From the Archives: Disco and Dance Clubs
The DJ did his thing out of the front half of a bus that jutted out from the wall. There were disco balls spinning, a neon sign that flashed "Bus Stop."
The Bus Stop, a disco and dance club, opened in 1978 on East Grand River Avenue in East Lansing. The capacity was a few thousand or so - it advertised itself as "Michigan's largest disco" - and the place was packed on the weekends. It didn't hurt that the drinking age was 18
In the late 1970s and on through the '80s, East Lansing and Lansing had no shortage of dance clubs. You had your pick of where to party.
It was an era of platform shoes, Saturday Night Fever and Stayin' Alive, "Boogie Oogie Oogie" and "Dance, Dance Dance."
Over the years several national recording artists performed at the Bus Stop, among them Eddie Money, Hall and Oates, Jerry Lee Lewis and Midnight Star. You might even run into a sports celebrity or two or three, like a young Magic Johnson, for instance.
If the Bus Stop wasn't your thing, you could head over to the Dooley's on Albert Avenue, which was always popping.
At Dooley's, you could get two for one Long Island ice teas on Thursday nights. If you were there on the right night, you might check out a performance by U2, The Ramones, Wall of Voodoo, Roger and the Human Body (featuring Roger Troutman), Janis Ian, Red Hot Chili Peppers, Tower of Power.
There was dancing at the downstairs nightclub Sensations. Dooley's had a capacity of almost 1,000 people, and it stuck around for more than 20 years. Owner Gary Foltz was forced to sell the bar and restaurant in 1996 after the East Lansing City Council refused to renew his liquor license, citing brawls in front of the bar, rowdy teenage dance nights and underage drinking.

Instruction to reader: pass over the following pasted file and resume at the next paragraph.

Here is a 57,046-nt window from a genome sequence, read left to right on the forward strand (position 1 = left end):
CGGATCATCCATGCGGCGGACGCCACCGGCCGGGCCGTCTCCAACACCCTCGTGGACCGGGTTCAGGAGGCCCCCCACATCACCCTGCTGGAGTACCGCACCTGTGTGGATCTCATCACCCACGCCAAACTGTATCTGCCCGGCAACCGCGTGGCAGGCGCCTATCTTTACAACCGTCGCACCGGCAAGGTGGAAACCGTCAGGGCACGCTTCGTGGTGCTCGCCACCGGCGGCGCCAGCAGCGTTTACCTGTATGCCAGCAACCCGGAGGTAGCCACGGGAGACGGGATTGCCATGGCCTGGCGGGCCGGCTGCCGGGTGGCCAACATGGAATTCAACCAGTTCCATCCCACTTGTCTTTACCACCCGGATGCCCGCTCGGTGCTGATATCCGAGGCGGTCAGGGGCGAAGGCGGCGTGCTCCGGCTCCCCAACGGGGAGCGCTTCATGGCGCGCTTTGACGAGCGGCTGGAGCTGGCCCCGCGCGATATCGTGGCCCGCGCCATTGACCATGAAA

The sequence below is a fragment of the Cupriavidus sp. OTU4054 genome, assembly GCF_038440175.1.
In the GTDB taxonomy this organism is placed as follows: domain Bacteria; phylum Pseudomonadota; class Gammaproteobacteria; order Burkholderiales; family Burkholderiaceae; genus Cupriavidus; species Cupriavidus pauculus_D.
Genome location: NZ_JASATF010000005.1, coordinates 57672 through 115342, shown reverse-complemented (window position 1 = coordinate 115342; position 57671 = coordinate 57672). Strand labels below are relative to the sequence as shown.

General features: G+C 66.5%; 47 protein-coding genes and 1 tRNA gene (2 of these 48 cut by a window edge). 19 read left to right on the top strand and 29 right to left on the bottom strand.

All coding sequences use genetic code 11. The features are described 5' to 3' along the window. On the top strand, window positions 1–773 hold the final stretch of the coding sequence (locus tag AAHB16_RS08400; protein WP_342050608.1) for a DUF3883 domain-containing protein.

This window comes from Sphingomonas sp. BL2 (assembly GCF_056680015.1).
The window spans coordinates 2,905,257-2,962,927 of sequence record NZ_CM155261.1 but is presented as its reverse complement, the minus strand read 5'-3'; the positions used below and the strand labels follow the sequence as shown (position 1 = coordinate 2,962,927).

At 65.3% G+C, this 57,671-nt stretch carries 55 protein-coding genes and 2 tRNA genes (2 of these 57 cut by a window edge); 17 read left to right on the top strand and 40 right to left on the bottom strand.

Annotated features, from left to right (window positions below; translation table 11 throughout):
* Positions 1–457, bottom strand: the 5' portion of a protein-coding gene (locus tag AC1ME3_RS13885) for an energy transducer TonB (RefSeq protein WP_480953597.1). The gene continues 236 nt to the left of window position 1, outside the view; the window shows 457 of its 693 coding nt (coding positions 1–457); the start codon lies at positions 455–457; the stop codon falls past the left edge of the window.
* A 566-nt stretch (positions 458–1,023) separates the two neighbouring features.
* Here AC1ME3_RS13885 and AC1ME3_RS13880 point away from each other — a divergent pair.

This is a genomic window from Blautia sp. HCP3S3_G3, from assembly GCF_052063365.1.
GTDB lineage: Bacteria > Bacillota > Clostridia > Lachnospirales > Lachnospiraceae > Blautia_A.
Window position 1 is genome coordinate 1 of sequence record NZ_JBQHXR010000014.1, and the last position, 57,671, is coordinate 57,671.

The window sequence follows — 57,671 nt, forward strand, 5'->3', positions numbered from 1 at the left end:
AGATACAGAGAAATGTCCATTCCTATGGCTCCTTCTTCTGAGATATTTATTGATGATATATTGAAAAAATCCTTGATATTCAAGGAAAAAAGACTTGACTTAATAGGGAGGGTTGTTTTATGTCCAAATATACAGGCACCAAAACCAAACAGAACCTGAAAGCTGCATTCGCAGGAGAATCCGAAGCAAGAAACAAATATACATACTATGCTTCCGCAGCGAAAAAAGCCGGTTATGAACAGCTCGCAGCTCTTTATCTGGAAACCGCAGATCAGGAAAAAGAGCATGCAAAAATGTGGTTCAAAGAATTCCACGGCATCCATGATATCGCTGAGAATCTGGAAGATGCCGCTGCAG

The building is now Harper's Restaurant and Brewpub.
The Silver Dollar Saloon opened under that name in 1975 and could accommodate 600 patrons. The club attracted a mixed clientele: college kids, executives, "street people," according to a 1975 Lansing State Journal article.
The "Dirty Dollar" became famous locally because of the rock acts that played there and infamous for the reputation of its last years. Its play list included the likes of ZZ Top, Aerosmith and Bob Seger before turning to country music.
In south Lansing there was C.J. Barrymores, on two levels. Stuffed animals hung from the rafters. It later became Zippers, then the L.A. Globe, which was shut down in 2001 (two years later, the city paid its former owners $200,000 to settle a racial discrimination lawsuit).
Among the other hot spots in the area were Rainbow Ranch on East Grand River Avenue in East Lansing, Slammers on Lansing's south side, Sparty's on Clippert Street in the space that's now the Whiskey Barrel Saloon and Roxy's located inside a hotel in Delta Township.
Contact Vickki Dozier at (517) 267-1342 or firstname.lastname@example.org . Follow her on Twitter @vickkiD.